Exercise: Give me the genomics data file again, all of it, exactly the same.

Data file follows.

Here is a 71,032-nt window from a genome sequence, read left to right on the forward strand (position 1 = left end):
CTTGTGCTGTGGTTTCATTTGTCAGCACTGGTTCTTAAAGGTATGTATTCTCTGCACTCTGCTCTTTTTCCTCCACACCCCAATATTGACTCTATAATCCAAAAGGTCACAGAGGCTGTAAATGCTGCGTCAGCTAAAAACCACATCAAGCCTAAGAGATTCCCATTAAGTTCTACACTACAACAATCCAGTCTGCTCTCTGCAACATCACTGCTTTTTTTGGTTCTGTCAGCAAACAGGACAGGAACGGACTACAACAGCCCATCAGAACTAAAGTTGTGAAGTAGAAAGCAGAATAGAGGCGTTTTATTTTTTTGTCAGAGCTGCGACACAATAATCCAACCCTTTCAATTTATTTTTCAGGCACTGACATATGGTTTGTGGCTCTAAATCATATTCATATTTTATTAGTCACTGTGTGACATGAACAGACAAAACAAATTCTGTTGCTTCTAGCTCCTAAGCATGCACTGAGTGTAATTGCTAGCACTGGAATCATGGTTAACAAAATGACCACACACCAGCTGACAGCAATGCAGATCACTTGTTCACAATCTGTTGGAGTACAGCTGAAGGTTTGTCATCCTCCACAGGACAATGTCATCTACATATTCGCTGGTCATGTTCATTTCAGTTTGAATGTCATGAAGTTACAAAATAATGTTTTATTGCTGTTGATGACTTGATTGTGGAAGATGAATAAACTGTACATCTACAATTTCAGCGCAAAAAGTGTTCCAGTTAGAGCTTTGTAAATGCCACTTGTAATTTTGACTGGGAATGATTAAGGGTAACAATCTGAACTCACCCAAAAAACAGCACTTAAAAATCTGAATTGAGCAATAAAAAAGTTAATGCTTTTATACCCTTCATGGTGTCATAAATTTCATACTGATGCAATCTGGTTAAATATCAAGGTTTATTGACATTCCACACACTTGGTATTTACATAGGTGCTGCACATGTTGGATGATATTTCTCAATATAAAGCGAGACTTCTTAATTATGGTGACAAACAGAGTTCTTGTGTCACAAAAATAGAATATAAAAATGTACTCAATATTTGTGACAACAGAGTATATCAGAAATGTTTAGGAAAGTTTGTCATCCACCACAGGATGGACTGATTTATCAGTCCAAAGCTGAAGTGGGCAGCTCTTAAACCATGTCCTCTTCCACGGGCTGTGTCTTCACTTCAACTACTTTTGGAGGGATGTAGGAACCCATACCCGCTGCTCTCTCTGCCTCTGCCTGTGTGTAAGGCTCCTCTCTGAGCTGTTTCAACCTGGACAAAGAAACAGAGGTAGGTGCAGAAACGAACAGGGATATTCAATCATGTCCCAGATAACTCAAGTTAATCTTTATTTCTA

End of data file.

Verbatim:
Here is a 71,032-nt window from a genome sequence, read left to right on the forward strand (position 1 = left end):
CTTGTGCTGTGGTTTCATTTGTCAGCACTGGTTCTTAAAGGTATGTATTCTCTGCACTCTGCTCTTTTTCCTCCACACCCCAATATTGACTCTATAATCCAAAAGGTCACAGAGGCTGTAAATGCTGCGTCAGCTAAAAACCACATCAAGCCTAAGAGATTCCCATTAAGTTCTACACTACAACAATCCAGTCTGCTCTCTGCAACATCACTGCTTTTTTTGGTTCTGTCAGCAAACAGGACAGGAACGGACTACAACAGCCCATCAGAACTAAAGTTGTGAAGTAGAAAGCAGAATAGAGGCGTTTTATTTTTTTGTCAGAGCTGCGACACAATAATCCAACCCTTTCAATTTATTTTTCAGGCACTGACATATGGTTTGTGGCTCTAAATCATATTCATATTTTATTAGTCACTGTGTGACATGAACAGACAAAACAAATTCTGTTGCTTCTAGCTCCTAAGCATGCACTGAGTGTAATTGCTAGCACTGGAATCATGGTTAACAAAATGACCACACACCAGCTGACAGCAATGCAGATCACTTGTTCACAATCTGTTGGAGTACAGCTGAAGGTTTGTCATCCTCCACAGGACAATGTCATCTACATATTCGCTGGTCATGTTCATTTCAGTTTGAATGTCATGAAGTTACAAAATAATGTTTTATTGCTGTTGATGACTTGATTGTGGAAGATGAATAAACTGTACATCTACAATTTCAGCGCAAAAAGTGTTCCAGTTAGAGCTTTGTAAATGCCACTTGTAATTTTGACTGGGAATGATTAAGGGTAACAATCTGAACTCACCCAAAAAACAGCACTTAAAAATCTGAATTGAGCAATAAAAAAGTTAATGCTTTTATACCCTTCATGGTGTCATAAATTTCATACTGATGCAATCTGGTTAAATATCAAGGTTTATTGACATTCCACACACTTGGTATTTACATAGGTGCTGCACATGTTGGATGATATTTCTCAATATAAAGCGAGACTTCTTAATTATGGTGACAAACAGAGTTCTTGTGTCACAAAAATAGAATATAAAAATGTACTCAATATTTGTGACAACAGAGTATATCAGAAATGTTTAGGAAAGTTTGTCATCCACCACAGGATGGACTGATTTATCAGTCCAAAGCTGAAGTGGGCAGCTCTTAAACCATGTCCTCTTCCACGGGCTGTGTCTTCACTTCAACTACTTTTGGAGGGATGTAGGAACCCATACCCGCTGCTCTCTCTGCCTCTGCCTGTGTGTAAGGCTCCTCTCTGAGCTGTTTCAACCTGGACAAAGAAACAGAGGTAGGTGCAGAAACGAACAGGGATATTCAATCATGTCCCAGATAACTCAAGTTAATCTTTATTTCTA